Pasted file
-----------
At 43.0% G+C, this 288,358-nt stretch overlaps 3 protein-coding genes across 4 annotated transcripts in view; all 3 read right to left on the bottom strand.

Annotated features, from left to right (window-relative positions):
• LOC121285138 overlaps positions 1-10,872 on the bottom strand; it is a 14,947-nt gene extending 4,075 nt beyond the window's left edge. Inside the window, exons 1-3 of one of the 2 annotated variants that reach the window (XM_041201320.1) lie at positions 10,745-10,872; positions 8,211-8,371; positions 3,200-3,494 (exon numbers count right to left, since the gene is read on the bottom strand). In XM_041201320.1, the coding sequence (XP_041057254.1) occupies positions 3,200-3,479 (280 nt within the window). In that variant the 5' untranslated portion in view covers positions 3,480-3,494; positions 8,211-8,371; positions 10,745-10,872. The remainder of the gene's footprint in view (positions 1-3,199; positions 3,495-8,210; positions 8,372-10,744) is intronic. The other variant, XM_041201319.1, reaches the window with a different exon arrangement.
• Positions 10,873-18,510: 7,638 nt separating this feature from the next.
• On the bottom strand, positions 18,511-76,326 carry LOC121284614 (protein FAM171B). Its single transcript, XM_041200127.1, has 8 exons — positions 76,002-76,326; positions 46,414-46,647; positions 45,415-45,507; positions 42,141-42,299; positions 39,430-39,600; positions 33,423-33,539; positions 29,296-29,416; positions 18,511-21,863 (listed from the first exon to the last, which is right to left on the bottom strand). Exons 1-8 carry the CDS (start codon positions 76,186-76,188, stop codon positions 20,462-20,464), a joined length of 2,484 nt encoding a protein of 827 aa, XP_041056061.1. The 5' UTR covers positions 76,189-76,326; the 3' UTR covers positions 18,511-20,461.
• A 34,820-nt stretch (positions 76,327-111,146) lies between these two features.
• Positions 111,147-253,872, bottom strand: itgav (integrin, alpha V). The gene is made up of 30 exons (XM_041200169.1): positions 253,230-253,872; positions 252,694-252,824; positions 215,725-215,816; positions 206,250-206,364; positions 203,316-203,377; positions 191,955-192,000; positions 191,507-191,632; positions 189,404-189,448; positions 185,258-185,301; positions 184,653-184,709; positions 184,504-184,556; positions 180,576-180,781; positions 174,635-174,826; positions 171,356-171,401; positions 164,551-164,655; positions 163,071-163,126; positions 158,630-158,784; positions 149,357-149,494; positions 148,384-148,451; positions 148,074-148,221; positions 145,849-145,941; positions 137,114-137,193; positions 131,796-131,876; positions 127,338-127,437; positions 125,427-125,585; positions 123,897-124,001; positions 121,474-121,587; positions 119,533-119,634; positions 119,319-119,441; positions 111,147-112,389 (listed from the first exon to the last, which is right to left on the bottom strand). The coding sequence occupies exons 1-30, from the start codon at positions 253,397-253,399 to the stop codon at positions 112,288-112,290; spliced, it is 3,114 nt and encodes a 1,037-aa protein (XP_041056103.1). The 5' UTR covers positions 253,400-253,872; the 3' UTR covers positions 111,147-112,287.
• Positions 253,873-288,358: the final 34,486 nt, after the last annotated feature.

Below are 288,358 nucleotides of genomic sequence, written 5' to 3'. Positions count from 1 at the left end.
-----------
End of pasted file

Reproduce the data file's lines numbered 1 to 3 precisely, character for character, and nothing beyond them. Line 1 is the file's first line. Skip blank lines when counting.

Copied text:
At 43.0% G+C, this 288,358-nt stretch overlaps 3 protein-coding genes across 4 annotated transcripts in view; all 3 read right to left on the bottom strand.

Annotated features, from left to right (window-relative positions):
• LOC121285138 overlaps positions 1-10,872 on the bottom strand; it is a 14,947-nt gene extending 4,075 nt beyond the window's left edge. Inside the window, exons 1-3 of one of the 2 annotated variants that reach the window (XM_041201320.1) lie at positions 10,745-10,872; positions 8,211-8,371; positions 3,200-3,494 (exon numbers count right to left, since the gene is read on the bottom strand). In XM_041201320.1, the coding sequence (XP_041057254.1) occupies positions 3,200-3,479 (280 nt within the window). In that variant the 5' untranslated portion in view covers positions 3,480-3,494; positions 8,211-8,371; positions 10,745-10,872. The remainder of the gene's footprint in view (positions 1-3,199; positions 3,495-8,210; positions 8,372-10,744) is intronic. The other variant, XM_041201319.1, reaches the window with a different exon arrangement.